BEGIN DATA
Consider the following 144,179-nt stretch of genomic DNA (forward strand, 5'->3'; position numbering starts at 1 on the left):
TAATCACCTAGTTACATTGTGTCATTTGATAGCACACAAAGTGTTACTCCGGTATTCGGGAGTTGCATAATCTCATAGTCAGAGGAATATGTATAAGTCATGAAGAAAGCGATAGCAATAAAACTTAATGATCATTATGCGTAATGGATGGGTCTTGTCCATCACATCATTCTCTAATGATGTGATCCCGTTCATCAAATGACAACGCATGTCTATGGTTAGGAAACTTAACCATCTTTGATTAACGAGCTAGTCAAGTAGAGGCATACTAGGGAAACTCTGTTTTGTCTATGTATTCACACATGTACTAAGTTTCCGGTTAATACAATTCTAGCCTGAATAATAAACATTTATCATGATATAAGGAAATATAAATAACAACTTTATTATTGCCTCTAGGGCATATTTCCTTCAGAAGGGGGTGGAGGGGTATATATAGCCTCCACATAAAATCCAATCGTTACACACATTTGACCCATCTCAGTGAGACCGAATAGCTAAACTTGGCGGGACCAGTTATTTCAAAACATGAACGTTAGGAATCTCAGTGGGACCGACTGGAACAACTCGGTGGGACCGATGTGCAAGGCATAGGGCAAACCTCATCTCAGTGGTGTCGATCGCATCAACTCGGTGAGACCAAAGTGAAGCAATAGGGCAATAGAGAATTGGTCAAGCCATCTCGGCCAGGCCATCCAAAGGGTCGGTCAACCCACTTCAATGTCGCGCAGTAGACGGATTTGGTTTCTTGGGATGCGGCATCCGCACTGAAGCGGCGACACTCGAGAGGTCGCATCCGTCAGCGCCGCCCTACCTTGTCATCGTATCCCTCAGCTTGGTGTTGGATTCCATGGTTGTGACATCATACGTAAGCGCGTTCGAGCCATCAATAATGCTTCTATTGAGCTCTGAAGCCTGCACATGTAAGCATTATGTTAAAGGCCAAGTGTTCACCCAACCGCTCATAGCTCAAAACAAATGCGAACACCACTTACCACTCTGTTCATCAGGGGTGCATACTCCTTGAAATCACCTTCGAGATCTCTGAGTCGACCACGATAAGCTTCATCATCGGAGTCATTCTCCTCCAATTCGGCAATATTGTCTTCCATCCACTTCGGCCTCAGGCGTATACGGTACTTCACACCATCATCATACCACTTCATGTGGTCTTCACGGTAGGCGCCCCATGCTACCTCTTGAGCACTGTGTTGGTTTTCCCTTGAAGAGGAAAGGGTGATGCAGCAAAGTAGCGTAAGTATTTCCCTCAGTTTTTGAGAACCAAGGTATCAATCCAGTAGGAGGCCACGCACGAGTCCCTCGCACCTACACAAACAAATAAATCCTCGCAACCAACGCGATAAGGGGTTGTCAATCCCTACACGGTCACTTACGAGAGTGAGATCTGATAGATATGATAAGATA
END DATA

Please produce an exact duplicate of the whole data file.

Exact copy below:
Consider the following 144,179-nt stretch of genomic DNA (forward strand, 5'->3'; position numbering starts at 1 on the left):
TAATCACCTAGTTACATTGTGTCATTTGATAGCACACAAAGTGTTACTCCGGTATTCGGGAGTTGCATAATCTCATAGTCAGAGGAATATGTATAAGTCATGAAGAAAGCGATAGCAATAAAACTTAATGATCATTATGCGTAATGGATGGGTCTTGTCCATCACATCATTCTCTAATGATGTGATCCCGTTCATCAAATGACAACGCATGTCTATGGTTAGGAAACTTAACCATCTTTGATTAACGAGCTAGTCAAGTAGAGGCATACTAGGGAAACTCTGTTTTGTCTATGTATTCACACATGTACTAAGTTTCCGGTTAATACAATTCTAGCCTGAATAATAAACATTTATCATGATATAAGGAAATATAAATAACAACTTTATTATTGCCTCTAGGGCATATTTCCTTCAGAAGGGGGTGGAGGGGTATATATAGCCTCCACATAAAATCCAATCGTTACACACATTTGACCCATCTCAGTGAGACCGAATAGCTAAACTTGGCGGGACCAGTTATTTCAAAACATGAACGTTAGGAATCTCAGTGGGACCGACTGGAACAACTCGGTGGGACCGATGTGCAAGGCATAGGGCAAACCTCATCTCAGTGGTGTCGATCGCATCAACTCGGTGAGACCAAAGTGAAGCAATAGGGCAATAGAGAATTGGTCAAGCCATCTCGGCCAGGCCATCCAAAGGGTCGGTCAACCCACTTCAATGTCGCGCAGTAGACGGATTTGGTTTCTTGGGATGCGGCATCCGCACTGAAGCGGCGACACTCGAGAGGTCGCATCCGTCAGCGCCGCCCTACCTTGTCATCGTATCCCTCAGCTTGGTGTTGGATTCCATGGTTGTGACATCATACGTAAGCGCGTTCGAGCCATCAATAATGCTTCTATTGAGCTCTGAAGCCTGCACATGTAAGCATTATGTTAAAGGCCAAGTGTTCACCCAACCGCTCATAGCTCAAAACAAATGCGAACACCACTTACCACTCTGTTCATCAGGGGTGCATACTCCTTGAAATCACCTTCGAGATCTCTGAGTCGACCACGATAAGCTTCATCATCGGAGTCATTCTCCTCCAATTCGGCAATATTGTCTTCCATCCACTTCGGCCTCAGGCGTATACGGTACTTCACACCATCATCATACCACTTCATGTGGTCTTCACGGTAGGCGCCCCATGCTACCTCTTGAGCACTGTGTTGGTTTTCCCTTGAAGAGGAAAGGGTGATGCAGCAAAGTAGCGTAAGTATTTCCCTCAGTTTTTGAGAACCAAGGTATCAATCCAGTAGGAGGCCACGCACGAGTCCCTCGCACCTACACAAACAAATAAATCCTCGCAACCAACGCGATAAGGGGTTGTCAATCCCTACACGGTCACTTACGAGAGTGAGATCTGATAGATATGATAAGATA